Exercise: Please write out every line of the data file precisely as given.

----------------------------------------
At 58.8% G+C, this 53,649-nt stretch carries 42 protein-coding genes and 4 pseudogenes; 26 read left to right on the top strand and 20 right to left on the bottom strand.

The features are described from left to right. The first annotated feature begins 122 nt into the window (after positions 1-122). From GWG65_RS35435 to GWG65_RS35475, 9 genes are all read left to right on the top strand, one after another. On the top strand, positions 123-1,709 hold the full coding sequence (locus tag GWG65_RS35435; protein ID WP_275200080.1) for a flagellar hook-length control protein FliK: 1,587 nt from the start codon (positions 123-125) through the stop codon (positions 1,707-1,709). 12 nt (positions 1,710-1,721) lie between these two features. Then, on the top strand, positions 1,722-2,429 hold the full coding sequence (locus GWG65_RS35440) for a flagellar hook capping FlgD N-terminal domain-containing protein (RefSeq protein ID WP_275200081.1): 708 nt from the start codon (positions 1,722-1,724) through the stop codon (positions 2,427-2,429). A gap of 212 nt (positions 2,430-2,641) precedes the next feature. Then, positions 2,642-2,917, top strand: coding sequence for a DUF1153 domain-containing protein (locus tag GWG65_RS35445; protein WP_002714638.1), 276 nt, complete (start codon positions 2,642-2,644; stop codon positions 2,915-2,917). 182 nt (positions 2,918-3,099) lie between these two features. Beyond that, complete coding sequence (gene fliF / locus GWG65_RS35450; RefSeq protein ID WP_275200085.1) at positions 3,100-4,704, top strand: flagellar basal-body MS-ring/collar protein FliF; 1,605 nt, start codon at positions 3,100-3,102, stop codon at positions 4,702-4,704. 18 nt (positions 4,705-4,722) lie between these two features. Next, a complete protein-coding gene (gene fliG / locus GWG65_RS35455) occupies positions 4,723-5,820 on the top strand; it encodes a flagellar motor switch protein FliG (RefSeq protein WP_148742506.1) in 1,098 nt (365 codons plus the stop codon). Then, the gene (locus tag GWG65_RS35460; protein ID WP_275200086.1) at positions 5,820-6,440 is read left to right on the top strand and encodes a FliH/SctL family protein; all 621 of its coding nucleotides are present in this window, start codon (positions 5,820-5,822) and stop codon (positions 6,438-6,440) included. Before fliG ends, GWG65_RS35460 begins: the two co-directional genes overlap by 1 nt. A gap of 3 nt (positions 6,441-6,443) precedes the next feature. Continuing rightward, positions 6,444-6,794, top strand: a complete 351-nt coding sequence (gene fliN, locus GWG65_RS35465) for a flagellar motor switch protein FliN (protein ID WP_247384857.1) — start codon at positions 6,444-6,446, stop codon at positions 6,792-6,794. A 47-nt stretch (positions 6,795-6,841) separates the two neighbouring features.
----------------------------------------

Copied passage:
At 58.8% G+C, this 53,649-nt stretch carries 42 protein-coding genes and 4 pseudogenes; 26 read left to right on the top strand and 20 right to left on the bottom strand.

The features are described from left to right. The first annotated feature begins 122 nt into the window (after positions 1-122). From GWG65_RS35435 to GWG65_RS35475, 9 genes are all read left to right on the top strand, one after another. On the top strand, positions 123-1,709 hold the full coding sequence (locus tag GWG65_RS35435; protein ID WP_275200080.1) for a flagellar hook-length control protein FliK: 1,587 nt from the start codon (positions 123-125) through the stop codon (positions 1,707-1,709). 12 nt (positions 1,710-1,721) lie between these two features. Then, on the top strand, positions 1,722-2,429 hold the full coding sequence (locus GWG65_RS35440) for a flagellar hook capping FlgD N-terminal domain-containing protein (RefSeq protein ID WP_275200081.1): 708 nt from the start codon (positions 1,722-1,724) through the stop codon (positions 2,427-2,429). A gap of 212 nt (positions 2,430-2,641) precedes the next feature. Then, positions 2,642-2,917, top strand: coding sequence for a DUF1153 domain-containing protein (locus tag GWG65_RS35445; protein WP_002714638.1), 276 nt, complete (start codon positions 2,642-2,644; stop codon positions 2,915-2,917). 182 nt (positions 2,918-3,099) lie between these two features. Beyond that, complete coding sequence (gene fliF / locus GWG65_RS35450; RefSeq protein ID WP_275200085.1) at positions 3,100-4,704, top strand: flagellar basal-body MS-ring/collar protein FliF; 1,605 nt, start codon at positions 3,100-3,102, stop codon at positions 4,702-4,704. 18 nt (positions 4,705-4,722) lie between these two features. Next, a complete protein-coding gene (gene fliG / locus GWG65_RS35455) occupies positions 4,723-5,820 on the top strand; it encodes a flagellar motor switch protein FliG (RefSeq protein WP_148742506.1) in 1,098 nt (365 codons plus the stop codon). Then, the gene (locus tag GWG65_RS35460; protein ID WP_275200086.1) at positions 5,820-6,440 is read left to right on the top strand and encodes a FliH/SctL family protein; all 621 of its coding nucleotides are present in this window, start codon (positions 5,820-5,822) and stop codon (positions 6,438-6,440) included. Before fliG ends, GWG65_RS35460 begins: the two co-directional genes overlap by 1 nt. A gap of 3 nt (positions 6,441-6,443) precedes the next feature. Continuing rightward, positions 6,444-6,794, top strand: a complete 351-nt coding sequence (gene fliN, locus GWG65_RS35465) for a flagellar motor switch protein FliN (protein ID WP_247384857.1) — start codon at positions 6,444-6,446, stop codon at positions 6,792-6,794. A 47-nt stretch (positions 6,795-6,841) separates the two neighbouring features.